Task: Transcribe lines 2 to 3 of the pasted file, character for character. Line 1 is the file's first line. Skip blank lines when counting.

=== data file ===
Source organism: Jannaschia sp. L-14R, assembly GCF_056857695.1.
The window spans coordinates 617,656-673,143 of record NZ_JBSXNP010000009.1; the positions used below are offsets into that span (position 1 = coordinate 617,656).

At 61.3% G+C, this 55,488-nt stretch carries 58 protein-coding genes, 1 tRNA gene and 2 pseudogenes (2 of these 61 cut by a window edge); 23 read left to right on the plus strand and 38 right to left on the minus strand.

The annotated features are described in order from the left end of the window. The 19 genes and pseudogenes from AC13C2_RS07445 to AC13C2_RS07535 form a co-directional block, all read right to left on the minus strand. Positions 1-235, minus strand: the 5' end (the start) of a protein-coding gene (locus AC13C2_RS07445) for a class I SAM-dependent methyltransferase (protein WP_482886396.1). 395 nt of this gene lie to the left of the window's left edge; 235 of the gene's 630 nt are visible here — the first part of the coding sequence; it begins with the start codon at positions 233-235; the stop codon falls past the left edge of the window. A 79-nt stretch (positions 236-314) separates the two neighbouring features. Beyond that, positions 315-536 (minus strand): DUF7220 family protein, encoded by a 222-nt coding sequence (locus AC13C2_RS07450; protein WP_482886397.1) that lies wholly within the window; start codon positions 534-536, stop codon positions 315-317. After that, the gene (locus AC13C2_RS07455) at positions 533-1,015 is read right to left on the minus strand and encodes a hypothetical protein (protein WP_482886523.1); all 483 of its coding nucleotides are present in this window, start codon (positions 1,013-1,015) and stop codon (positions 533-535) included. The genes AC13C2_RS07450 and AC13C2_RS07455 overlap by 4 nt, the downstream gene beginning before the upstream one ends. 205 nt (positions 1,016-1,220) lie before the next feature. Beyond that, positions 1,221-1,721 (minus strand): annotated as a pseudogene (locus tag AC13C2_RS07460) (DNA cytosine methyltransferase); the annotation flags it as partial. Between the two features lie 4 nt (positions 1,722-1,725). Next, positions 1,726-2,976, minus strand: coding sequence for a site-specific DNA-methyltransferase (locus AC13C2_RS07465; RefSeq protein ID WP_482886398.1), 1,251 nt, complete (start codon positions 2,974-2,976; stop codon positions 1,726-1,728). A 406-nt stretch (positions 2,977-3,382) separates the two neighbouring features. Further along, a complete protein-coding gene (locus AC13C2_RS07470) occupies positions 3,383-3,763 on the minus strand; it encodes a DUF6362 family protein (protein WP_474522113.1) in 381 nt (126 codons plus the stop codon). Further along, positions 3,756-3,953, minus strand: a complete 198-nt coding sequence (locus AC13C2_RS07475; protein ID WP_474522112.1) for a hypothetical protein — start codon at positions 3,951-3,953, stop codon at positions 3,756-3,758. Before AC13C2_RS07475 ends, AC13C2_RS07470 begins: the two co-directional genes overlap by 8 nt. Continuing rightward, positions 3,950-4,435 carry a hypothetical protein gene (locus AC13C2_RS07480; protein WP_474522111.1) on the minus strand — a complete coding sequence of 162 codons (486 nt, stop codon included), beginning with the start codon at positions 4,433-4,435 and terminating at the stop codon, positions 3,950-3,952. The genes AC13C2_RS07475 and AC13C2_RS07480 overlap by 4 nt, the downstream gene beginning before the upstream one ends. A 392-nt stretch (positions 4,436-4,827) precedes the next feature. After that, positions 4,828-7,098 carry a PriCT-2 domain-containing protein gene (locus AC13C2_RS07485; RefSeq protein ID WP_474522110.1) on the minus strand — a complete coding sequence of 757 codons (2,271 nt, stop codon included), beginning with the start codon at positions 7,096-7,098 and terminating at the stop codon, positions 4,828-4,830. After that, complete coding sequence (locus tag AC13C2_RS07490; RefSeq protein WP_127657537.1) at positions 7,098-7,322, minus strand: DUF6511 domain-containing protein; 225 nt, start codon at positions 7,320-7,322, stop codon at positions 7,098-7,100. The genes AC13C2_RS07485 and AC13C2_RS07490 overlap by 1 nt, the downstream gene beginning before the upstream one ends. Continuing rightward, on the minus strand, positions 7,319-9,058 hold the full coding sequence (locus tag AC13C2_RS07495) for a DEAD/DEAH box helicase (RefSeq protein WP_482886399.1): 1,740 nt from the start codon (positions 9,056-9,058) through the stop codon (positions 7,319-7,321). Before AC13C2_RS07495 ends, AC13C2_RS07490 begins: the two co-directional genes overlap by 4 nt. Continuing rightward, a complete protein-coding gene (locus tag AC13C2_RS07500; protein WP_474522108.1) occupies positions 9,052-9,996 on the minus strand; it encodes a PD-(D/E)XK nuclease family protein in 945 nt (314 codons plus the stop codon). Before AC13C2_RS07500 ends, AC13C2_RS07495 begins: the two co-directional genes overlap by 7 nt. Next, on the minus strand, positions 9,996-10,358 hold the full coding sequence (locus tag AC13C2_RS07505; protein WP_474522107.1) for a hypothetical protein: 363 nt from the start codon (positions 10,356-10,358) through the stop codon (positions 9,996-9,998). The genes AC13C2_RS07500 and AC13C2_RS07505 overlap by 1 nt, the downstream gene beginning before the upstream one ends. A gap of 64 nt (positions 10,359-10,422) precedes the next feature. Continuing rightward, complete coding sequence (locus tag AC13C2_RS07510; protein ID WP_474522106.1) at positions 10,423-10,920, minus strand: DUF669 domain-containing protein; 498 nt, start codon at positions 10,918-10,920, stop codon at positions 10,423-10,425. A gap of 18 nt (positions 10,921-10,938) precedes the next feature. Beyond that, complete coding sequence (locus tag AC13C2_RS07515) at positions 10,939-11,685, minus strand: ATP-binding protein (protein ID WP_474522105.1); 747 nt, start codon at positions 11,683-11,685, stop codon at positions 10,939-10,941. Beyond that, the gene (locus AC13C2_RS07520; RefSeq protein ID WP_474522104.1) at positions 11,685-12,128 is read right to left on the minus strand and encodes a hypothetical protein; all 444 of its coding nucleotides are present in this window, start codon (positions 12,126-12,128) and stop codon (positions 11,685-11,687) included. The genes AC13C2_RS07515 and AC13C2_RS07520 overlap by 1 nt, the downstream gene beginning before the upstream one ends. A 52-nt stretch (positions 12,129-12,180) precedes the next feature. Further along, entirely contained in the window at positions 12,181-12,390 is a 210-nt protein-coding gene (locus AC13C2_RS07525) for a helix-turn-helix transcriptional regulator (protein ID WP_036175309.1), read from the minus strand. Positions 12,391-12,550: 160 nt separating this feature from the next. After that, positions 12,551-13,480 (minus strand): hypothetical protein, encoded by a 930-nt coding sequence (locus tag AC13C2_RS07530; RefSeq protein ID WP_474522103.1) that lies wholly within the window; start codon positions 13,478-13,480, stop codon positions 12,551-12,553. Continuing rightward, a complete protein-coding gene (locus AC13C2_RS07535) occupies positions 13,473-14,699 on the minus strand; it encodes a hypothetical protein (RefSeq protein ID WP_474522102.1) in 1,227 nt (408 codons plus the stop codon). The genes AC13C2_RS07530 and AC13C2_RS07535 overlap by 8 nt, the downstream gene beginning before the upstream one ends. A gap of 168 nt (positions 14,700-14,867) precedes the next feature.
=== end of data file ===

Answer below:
The window spans coordinates 617,656-673,143 of record NZ_JBSXNP010000009.1; the positions used below are offsets into that span (position 1 = coordinate 617,656).

At 61.3% G+C, this 55,488-nt stretch carries 58 protein-coding genes, 1 tRNA gene and 2 pseudogenes (2 of these 61 cut by a window edge); 23 read left to right on the plus strand and 38 right to left on the minus strand.